Question regarding the FAN used by WD My Cloud EX2


#142

Not monitoring, but posts on the topic are still being forwarded to me.

My main concern with long cycle times is that one unexpected event that could be disastrous if not responded to. I agree, it shouldn’t happen, but…

I wrote OS level software for HP for about 12-13 years, and spent that long in tech support as well, often supporting the stuff I’d written. I have a “healthy paranoia” about these things :slight_smile:

but it appears that’s WD’s own code doing things in the background

All of WD’s NAS devices seem to perform some periodic task that almost everyone seems to wish they didn’t. Google around a bit; I found useful solutions for my older WD My Book NAS drives, but for the EX, not so much.

I’ve modified my nohup to do the logging to the same /usr/local/bin location as the script

/usr/local/bin is really meant for executables, not data files. It sounds like you’re saying it’s in NVRAM or RAM or something, since it doesn’t hit the boot (shared) drive. Could you clarify?

/var/log might be a better choice, though still on the HD. Maybe create /var/log/program_fan/. In any case, I’m not sure what gets nuked when you install an update from WD (lotsa stuff), so you might lose logs anyway, but I’d still recommend against /usr/local/bin unless it has special magic.


#143

Not monitoring, but posts on the topic are still being forwarded to me.

Thanks. Yeah when I said monitoring I meant getting emails, half the time people no longer have the same address they registered with it seems. I would’ve questioned you if you were literally monitoring the thread for year, haha! Anyways, very glad we can have this discussion. :smile:

I have a “healthy paranoia” about these things

I can appreciate your “healthy paranoia” for sure. I’ve done a lot of programming using about a dozen different languages for my occupation (C, C++, Java, VHDL, Matlab, Perl, etc. and yes, a small amount of Python here and there). If I can get the code working to avoid drive status temperatures when they’re sleeping (it looks like I’m just about there), then a solution that addresses your concern as well may be to only monitor drive temperature every 15 minutes, and monitor system temperature in smaller intervals. That seems less elegant though, but ensures a drive can still sleep after 10 minutes. I’m certainly open to ideas on how to best implement both capabilities.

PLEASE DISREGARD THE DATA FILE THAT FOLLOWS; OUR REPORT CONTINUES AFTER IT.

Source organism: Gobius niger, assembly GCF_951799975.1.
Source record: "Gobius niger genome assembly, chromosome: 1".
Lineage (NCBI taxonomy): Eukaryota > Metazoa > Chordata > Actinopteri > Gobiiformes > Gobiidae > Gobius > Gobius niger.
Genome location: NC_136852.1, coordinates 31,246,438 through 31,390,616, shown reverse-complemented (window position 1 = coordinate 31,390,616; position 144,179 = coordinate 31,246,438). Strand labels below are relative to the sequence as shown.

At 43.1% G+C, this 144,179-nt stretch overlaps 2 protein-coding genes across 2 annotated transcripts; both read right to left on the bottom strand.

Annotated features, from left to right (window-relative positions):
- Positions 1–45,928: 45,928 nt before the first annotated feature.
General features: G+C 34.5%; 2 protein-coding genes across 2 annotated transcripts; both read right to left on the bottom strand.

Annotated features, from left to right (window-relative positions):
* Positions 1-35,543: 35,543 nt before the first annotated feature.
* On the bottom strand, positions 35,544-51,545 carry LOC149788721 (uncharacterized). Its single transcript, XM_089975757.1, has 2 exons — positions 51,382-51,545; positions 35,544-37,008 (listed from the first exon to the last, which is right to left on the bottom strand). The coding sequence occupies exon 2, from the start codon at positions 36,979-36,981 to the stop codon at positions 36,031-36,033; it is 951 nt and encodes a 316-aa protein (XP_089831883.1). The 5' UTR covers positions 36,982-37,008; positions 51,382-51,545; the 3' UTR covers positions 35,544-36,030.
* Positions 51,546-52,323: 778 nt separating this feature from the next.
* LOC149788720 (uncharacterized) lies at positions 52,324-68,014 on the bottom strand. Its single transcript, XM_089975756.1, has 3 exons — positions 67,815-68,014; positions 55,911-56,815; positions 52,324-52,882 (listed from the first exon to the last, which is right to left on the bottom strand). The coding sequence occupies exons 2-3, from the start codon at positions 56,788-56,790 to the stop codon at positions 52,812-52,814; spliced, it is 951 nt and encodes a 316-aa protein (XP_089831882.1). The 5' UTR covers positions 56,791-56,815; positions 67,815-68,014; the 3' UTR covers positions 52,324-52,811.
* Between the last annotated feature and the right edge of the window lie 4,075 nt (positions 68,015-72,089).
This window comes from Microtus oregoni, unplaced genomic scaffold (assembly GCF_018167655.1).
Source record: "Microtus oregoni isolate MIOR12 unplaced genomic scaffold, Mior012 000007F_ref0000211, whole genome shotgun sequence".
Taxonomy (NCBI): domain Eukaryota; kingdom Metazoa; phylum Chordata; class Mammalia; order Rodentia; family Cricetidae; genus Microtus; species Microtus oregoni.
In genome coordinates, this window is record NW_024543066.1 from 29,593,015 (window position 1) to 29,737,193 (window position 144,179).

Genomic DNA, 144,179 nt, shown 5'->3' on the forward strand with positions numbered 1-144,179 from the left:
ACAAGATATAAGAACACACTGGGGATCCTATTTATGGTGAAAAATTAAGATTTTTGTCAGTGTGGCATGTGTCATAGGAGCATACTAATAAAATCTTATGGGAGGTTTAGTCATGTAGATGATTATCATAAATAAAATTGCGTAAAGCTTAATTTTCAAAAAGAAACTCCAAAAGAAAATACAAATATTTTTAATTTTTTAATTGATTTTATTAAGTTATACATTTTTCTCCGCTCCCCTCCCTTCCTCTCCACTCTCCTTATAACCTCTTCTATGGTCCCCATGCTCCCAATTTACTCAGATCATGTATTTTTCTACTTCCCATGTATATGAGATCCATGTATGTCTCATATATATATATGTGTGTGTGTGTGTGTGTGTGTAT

By the way, a nice side effect of my current code edits is that I also log the drive status (Active vs. Standby) so if someone was concerned about whether or not their drives were sleeping, and for how often, this script now accomplishes that as well.

/usr/local/bin is really meant for executables, not data files. It sounds like you’re saying it’s in NVRAM or RAM or something, since it doesn’t hit the boot (shared) drive. Could you clarify?

Admittedly, while I’ve done a lot of programming in Linux in the past, I’m not well-versed enough on where the “best” location should be for the script or the log. I agree /var/log is probably better and will likely have the log go there eventually, which should still avoid writing to the installed drives I believe. What I mean by not hitting the drive is this: My current understanding is that the whole directory structure outside of the /shares area is not on the installed hard drives, but on some smaller storage area that’s integral to EX2’s system board. I could be mistaken, but the drives do sleep even while I write this log file to a location outside the /shares directory. Maybe it’s RAM or NVRAM but I just assumed the board had a small drive of its own. Do you have additional insight here?

I’ll also note, when I did a reboot of the EX2, the program_fan script disappeared from /usr/local/bin and I needed to copy it back over. I’d like to also determine where the best location is for it, and ideally not have it obliterated on a reboot. Ideally, I’d also have a permanent cron job (that the EX2 also wouldn’t obliterate) to check for program_fan running and to start it if it is not.


#144

So the script updates I made are working now, to include monitoring of drive state and to not measure drive temperatures when they’re sleeping, which prevents them from waking back up. I’ve set my interval at 900, or 15 minutes. If it’s set to 10 minutes or less, you risk having the script keep the drives awake by checking their temperatures, since WD sleeps them after 10 minutes of inactivity. Some additional coding could remove this limitation.